The small chill: Defining "room temperature"
Serve your red wine at room temperature! That's one of the most basic so-called rules about wine. But what's "room temperature"? Speaking as a resident of the Southern U.S., summer room temperature in my house can easily reach into the lower '80s F (27C) even when the air-conditioner is running; but I remember a trip to Scotland one fine autumn when my host's rooms must have hovered around a brisk 18C (65F).
When summer brings its sultry heat, I submit that there's no harm in placing your red wine in the refrigerator for a short stay before dinner. Don't leave it too long -- 20 to 40 minutes on the refrigerator shelf is about right for most reds, up to possibly an hour for light and fruity styles like Beaujolais. An hour in a typical home refrigerator should bring your wine down to the natural temperature of an underground cellar (54F or 12C), which may be just a little too cold for most reds; but don't worry if you miss the mark. It doesn't take long for it to come back up again, and the wine won't be damaged.
Here are three good, hearty reds that I think gained from a slight chill on those lazy, hazy summer evenings.
Laurel Glen 1997 REDS California Table Wine ($7.99)
Very dark garnet, almost blackish-purple. Ripe red-fruit scent with fragrant black pepper, perfumed floral notes and a sweet hint of leather; simpler on the palate than the nose, red fruit built on lemon-squirt acidity, fresh, juicy and tart. Like a Beaujolais, this one adds refreshment with a good chill. Don't serve it ice cold, but up to an hour in the refrigerator before dinner does it no harm on a hot summer day. (June 20, 1999)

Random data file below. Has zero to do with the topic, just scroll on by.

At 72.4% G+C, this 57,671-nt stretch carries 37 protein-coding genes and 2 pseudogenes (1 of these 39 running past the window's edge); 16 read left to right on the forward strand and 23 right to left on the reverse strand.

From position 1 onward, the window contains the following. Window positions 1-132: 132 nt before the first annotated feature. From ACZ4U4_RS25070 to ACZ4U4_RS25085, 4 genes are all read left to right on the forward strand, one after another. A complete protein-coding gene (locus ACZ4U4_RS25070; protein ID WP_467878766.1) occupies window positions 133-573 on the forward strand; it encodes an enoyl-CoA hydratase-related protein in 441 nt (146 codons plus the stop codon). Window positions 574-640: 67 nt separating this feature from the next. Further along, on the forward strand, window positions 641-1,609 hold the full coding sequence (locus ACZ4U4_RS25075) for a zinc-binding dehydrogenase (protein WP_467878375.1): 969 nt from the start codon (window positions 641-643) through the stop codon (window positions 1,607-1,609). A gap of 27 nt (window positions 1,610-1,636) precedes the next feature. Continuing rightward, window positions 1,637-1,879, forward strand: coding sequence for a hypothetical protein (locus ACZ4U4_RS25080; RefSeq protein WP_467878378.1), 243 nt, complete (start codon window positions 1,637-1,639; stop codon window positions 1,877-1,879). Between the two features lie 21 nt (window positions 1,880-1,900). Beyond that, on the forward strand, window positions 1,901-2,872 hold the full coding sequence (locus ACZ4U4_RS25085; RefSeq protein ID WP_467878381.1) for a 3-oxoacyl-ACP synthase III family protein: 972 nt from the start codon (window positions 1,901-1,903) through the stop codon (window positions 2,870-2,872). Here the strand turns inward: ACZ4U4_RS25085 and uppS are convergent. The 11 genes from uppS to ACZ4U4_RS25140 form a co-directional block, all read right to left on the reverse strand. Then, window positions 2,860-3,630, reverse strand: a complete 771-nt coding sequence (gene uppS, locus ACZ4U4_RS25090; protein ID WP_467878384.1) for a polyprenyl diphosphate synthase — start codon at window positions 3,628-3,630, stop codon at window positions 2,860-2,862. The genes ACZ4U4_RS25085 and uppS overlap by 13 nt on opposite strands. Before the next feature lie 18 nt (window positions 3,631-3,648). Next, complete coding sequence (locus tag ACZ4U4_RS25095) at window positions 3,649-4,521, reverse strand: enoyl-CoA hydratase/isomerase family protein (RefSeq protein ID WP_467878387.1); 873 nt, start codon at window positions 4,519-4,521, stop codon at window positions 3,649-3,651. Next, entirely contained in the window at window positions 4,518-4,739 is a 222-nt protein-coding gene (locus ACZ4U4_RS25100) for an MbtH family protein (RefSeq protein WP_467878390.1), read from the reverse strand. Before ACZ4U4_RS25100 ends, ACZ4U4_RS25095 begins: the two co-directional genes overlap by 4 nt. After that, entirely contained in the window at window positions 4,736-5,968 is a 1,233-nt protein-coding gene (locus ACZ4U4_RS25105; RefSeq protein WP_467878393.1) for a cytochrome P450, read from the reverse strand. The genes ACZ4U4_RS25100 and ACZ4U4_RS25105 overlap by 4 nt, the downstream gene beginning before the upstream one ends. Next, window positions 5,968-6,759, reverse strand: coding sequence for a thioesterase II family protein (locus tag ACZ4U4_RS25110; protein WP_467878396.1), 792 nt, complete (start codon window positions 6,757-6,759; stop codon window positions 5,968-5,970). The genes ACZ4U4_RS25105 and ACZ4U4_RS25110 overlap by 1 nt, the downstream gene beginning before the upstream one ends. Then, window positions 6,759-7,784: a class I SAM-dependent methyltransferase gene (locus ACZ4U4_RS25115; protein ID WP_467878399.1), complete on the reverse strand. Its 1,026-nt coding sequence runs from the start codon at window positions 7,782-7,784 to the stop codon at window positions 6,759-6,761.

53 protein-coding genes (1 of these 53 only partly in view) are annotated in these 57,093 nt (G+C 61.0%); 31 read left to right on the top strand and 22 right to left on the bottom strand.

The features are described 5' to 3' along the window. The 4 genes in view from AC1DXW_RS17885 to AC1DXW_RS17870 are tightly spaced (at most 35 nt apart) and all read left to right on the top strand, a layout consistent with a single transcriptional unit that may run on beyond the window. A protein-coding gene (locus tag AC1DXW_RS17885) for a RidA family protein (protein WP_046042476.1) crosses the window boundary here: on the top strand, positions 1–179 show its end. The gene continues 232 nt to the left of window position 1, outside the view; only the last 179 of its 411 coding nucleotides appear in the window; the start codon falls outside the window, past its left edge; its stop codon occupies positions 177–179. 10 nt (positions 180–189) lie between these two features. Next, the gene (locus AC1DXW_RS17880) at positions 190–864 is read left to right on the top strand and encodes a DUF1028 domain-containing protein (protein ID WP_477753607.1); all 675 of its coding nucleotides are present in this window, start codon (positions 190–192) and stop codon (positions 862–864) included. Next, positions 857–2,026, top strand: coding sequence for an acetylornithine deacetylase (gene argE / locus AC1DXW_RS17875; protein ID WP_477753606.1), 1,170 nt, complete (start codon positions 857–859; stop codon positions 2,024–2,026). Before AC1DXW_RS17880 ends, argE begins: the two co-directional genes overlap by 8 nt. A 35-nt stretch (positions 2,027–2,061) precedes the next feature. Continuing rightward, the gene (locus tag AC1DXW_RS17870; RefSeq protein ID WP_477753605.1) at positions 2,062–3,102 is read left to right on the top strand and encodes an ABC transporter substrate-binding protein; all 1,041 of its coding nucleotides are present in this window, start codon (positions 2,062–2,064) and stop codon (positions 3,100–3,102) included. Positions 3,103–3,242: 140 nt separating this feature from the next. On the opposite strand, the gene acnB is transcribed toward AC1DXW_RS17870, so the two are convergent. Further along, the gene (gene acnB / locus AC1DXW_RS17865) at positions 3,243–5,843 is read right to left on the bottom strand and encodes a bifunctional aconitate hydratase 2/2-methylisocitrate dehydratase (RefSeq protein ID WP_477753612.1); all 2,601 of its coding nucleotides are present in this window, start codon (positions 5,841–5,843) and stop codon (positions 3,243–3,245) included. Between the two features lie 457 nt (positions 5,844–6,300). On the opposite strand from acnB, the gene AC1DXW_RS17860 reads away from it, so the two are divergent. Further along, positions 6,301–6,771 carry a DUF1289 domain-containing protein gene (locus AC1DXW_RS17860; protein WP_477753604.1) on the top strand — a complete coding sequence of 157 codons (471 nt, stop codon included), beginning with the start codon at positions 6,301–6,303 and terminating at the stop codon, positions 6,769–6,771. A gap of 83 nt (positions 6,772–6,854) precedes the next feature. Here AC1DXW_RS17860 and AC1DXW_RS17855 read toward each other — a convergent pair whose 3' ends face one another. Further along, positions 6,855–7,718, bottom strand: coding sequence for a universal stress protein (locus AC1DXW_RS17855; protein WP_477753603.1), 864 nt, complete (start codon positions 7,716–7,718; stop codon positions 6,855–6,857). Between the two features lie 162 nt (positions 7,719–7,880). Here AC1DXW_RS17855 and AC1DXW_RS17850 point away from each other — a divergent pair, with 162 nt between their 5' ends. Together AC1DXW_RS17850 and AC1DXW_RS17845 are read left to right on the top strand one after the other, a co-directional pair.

FOOD MATCH: Just right with a rare T-bone served sizzling from the grill.
Antinori 1996 Badia a Passignano Chianti Classico ($14.49)
Dark ruby in color with an orange glint. Aromatic "tar" and "smoke" entwine with ripe black-cherry fruit aromas. Flavors are consistent with the nose, tart cherries with hints of black coffee and dark chocolate with a good acidic balance. An excellent food wine, and a very slight chill -- 30 minutes in the fridge -- adds enjoyment on a hot summer night. U.S. importer: Remy Amerique Inc., NYC. (June 19, 1999)
FOOD MATCH: Perfect with a Ligurian classic, linguine with pesto over green beans and new potatoes.
Mas Igneus 1997 Barranc dels Closos Priorat ($11.99)
Clear, dark ruby, with spicy cherry-berry fruit and burnt-sugar aromas. Warm, plummy fruit, black pepper and oak flavors, full fruit and alcoholic heat, almost a Bourbon-like quality. Big, raw, a little coarse; definitely smoother after 40 minutes in the refrigerator to impart a cellar-temperature chill. U.S. importer: Cutting Edge Selections Inc., Cincinnati. (June 15, 1999)
FOOD MATCH: Lamb chops. Rare red meat definitely helps bring the wine into perspective.
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All my wine-tasting reports are consumer-oriented. In order to maintain objectivity and avoid conflicts of interest, I purchase all the wines I rate at my own expense in retail stores.||